Vinci, Leonardo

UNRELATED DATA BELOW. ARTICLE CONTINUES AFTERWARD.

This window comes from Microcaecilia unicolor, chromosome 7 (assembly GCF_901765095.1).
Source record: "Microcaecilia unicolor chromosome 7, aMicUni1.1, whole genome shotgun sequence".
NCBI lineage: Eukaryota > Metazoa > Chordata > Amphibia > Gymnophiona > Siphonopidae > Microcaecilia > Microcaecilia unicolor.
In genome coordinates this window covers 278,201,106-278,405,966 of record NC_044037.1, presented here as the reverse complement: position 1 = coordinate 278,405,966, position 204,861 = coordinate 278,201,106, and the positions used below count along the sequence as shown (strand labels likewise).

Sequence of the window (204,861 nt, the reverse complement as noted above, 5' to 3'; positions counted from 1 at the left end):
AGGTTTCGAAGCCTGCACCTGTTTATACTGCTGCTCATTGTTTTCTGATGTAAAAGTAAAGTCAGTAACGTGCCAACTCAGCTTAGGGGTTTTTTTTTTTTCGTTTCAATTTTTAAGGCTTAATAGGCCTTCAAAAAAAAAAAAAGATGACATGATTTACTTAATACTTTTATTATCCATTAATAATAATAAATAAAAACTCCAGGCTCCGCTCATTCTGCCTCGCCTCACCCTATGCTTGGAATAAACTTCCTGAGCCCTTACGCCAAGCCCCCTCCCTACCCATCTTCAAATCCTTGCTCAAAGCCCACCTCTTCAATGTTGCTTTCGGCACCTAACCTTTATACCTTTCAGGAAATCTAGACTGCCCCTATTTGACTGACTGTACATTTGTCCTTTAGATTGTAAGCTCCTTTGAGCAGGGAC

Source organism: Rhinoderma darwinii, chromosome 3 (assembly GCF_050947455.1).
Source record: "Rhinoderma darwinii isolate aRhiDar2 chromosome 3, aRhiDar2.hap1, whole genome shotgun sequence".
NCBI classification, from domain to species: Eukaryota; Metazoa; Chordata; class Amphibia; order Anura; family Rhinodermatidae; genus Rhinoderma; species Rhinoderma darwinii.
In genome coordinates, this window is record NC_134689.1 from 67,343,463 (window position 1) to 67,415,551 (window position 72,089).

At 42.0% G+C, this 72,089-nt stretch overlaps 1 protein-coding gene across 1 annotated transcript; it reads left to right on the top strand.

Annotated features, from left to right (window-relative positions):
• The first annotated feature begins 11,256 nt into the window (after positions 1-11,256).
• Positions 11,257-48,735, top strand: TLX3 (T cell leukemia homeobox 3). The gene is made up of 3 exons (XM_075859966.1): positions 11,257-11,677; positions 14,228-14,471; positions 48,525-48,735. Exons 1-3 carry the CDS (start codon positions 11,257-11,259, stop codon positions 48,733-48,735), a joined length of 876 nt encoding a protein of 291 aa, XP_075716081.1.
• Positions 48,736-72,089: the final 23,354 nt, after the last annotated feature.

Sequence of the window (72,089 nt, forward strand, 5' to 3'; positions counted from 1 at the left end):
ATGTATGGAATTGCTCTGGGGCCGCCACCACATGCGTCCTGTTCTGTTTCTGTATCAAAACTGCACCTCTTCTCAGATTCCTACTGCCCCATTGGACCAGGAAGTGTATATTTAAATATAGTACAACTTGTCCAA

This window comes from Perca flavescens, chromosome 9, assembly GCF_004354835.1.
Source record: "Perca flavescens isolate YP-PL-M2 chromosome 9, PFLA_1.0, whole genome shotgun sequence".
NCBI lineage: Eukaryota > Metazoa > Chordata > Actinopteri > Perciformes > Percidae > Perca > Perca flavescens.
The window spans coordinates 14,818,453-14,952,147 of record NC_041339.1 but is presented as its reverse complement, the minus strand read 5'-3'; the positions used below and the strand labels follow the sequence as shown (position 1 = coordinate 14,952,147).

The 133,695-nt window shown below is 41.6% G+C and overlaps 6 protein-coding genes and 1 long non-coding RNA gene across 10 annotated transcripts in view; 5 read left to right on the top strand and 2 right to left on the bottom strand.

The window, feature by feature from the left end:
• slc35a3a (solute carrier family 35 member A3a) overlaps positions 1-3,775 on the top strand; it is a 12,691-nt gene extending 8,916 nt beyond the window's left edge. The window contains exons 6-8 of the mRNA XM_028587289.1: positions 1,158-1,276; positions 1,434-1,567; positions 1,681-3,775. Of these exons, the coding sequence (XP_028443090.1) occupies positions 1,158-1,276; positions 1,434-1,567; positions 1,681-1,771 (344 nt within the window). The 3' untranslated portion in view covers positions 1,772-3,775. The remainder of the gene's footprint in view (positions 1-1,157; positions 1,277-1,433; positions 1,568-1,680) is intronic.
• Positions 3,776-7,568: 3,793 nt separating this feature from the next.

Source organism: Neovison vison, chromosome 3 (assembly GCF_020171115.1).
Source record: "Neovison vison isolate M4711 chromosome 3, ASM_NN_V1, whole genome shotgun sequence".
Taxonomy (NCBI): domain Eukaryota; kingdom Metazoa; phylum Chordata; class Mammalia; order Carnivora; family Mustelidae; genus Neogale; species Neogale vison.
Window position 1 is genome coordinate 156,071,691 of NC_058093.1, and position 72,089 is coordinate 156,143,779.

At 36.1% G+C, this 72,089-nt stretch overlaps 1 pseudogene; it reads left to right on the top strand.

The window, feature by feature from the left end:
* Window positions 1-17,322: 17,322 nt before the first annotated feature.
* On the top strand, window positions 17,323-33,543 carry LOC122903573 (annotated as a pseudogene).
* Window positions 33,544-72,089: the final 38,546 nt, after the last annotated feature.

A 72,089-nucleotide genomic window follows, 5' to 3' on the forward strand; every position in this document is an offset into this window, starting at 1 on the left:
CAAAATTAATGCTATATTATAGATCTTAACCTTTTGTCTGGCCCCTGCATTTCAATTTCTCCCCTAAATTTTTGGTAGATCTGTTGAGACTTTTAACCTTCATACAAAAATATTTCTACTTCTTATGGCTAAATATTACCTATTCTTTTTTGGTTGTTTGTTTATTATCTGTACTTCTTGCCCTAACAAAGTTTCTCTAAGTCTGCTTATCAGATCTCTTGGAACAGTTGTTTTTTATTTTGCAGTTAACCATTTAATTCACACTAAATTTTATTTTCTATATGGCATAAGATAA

Italian dramatic composer; born at Strongoli, in Calabria. He received his musical education at the Conservatorio de' Poveri, in Naples, under Gaetano Greco, where he was a fellow-student of Porpora and Pergolesi. News of his ability soon spread through Italy, and he had great success in Rome and Naples as well as Vienna, where he had been engaged to compose. He wrote twenty-six operas, of which the best are Ifigenia en Tauride, Astianatte, Didone Abbandonata, Alessandro nell' Indie, and Artaserse. In 1728 he joined the Fraternita del Rosario at Formiello, for which he composed two oratorios, a kyrie, two masses and some motets. He was also maestro at the Royal Chapel, Naples. He died in Naples, supposedly poisoned by the relative of a lady of high rank with whom he had a liaison. His operas are characteristic for their direct simplicity and emotion. He perfected the recitative and was the first composer to effect any great change in the musical drama after the invention of recitative. A collection of his airs was published by Walsh, of London, and became very popular, especially the air, Vo solcando from Artaserse.